Retired arborist Tom Knowles has been mapping trees for more than 20 years. He once relied on a huge paper map but now uses updated software. (Photos by G.E. Hinson)

Afternoon shadows silhouette monstrous oak limbs on lush green grass. Picnic blankets and hammocks dot the shade of a decades-old tree canopy.

The wind blowing through leaves disguises blares of car horns, booming speakers and roaring engines. 

The University of South Carolina’s urban fairytale forest is tucked into the center of Columbia’s sprawling concrete jungle. Tom Knowles has spent nearly a year mapping the thousands of trees because although they seem magical, they can’t thrive alone. 

Knowles began mapping trees last May, a month after retiring as an arborist. He was USC’s director of grounds for 21 years but never had time to start the project. 

He has dedicated a lifetime to caring for trees. And he isn’t done yet.

“It’s the most important thing in the world,” Knowles said. 

More than 7,800 trees already have been mapped by Knowles. 

Just Knowles. 

And his iPad. 

One of the biggest benefits of mapping, Knowles said, is that it allows the grounds team to ask and answer the question: “How are we going to manage our trees on campus?”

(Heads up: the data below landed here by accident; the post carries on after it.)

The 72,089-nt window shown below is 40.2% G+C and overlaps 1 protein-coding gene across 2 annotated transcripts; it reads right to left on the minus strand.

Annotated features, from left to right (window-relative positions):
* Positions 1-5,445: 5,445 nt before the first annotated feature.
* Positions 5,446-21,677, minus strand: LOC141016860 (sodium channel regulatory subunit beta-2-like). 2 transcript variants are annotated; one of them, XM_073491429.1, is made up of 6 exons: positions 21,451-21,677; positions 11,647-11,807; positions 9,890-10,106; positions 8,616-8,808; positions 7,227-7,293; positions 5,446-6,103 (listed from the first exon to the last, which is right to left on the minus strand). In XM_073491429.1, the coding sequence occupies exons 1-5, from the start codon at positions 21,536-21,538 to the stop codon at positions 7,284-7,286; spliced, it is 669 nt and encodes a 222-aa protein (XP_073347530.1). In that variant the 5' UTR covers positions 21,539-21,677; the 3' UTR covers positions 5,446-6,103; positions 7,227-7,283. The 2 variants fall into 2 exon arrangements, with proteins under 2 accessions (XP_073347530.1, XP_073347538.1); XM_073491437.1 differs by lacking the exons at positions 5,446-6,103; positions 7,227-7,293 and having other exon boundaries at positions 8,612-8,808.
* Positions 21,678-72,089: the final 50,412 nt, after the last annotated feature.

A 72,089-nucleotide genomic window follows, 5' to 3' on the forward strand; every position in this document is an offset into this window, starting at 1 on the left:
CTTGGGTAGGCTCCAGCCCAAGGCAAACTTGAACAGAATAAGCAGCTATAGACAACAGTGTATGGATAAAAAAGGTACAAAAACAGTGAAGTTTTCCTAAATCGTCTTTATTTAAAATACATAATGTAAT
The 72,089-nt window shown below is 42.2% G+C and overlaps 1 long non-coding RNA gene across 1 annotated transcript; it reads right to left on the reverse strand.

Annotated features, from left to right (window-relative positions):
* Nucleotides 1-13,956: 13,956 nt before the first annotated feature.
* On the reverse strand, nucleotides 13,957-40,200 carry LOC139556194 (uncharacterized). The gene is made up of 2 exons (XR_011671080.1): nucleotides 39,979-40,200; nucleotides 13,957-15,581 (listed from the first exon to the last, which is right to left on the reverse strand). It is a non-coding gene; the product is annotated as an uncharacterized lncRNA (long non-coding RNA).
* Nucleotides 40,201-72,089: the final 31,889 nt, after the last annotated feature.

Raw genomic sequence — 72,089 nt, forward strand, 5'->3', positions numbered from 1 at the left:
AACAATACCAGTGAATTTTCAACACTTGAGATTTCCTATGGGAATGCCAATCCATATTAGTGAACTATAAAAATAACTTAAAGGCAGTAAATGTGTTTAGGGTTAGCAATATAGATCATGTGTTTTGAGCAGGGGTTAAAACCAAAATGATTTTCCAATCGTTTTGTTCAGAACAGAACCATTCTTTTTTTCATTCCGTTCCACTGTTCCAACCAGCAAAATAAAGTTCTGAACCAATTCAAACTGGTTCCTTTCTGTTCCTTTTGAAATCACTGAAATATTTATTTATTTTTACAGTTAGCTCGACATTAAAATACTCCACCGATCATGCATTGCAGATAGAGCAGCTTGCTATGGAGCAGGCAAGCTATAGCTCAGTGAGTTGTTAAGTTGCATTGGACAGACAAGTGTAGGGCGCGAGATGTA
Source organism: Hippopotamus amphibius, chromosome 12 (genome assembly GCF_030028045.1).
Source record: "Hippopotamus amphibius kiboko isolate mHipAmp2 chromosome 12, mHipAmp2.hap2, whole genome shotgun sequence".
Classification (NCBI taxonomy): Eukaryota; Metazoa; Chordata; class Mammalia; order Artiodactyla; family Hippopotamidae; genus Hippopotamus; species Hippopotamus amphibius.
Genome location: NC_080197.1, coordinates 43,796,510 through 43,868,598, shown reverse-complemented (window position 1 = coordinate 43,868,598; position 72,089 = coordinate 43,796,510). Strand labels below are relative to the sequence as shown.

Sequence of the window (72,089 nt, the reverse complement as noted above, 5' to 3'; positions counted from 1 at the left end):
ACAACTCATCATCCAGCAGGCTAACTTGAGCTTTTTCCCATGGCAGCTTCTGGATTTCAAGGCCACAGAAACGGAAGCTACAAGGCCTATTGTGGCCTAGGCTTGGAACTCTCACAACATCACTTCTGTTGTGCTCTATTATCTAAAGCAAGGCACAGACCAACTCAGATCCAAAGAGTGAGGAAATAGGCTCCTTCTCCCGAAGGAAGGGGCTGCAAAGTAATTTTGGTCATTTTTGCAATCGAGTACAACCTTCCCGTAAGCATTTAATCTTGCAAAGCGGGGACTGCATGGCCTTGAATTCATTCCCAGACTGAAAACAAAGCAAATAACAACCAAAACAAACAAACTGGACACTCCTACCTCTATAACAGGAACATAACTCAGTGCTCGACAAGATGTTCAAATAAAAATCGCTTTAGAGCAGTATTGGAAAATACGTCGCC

The process

Sometimes it looks like Knowles is deciding whether a tree deserves a parking ticket.

He gazes up at its branches and clutches an iPad.

But he’s mapping trees on USC property. 

By himself. 

A geographic information system is a computer system that allows users to collect and store data based on location. Knowles uses the software to collect tree data that will help USC’s grounds team.

“We look at trees as another infrastructure element, another asset of the campus,” Knowles said. 

Information collected by Knowles is essential to taking care of that asset.

The software opens to a birds-eye view of a sprawling map littered with green dots, each representing a tree Knowles has already visited. Those green dots house the data he collects.

A little cartoon man marks Knowles’ GPS location on the satellite map. Knowles uses the program’s aerial perspective to look through the tree’s canopy and mark the trunk’s position on his map.

Knowles documents general information such as the species, location and condition. He also collects more complex information – the tree’s estimated diameter and height, its canopy range and the number of trunks. 

Some of the most important information he collects is what the tree needs, Knowles said. Pruning, removal or just a closer eye.

“Is it safe? That would be priority one,” Knowles said. 

Knowles plans to be finished mapping by the end of March. He expects to map more than 9,000 trees on USC’s sprawling property across central Columbia.

Knowles logs more than 11,000 steps on his phone each day he works. He surveys and photographs 100-200 trees per day. 

With no tree left behind.

By himself.

The purpose

Thousands of trees mean tens of thousands of data entries on the GIS software.

“It’s going to be a big step forward,” said Emily Jones, a landscape architect at USC. “It’ll give us sort of a quantitative view of how we’re doing as an urban environment, how we’re doing in terms of the health of that canopy.”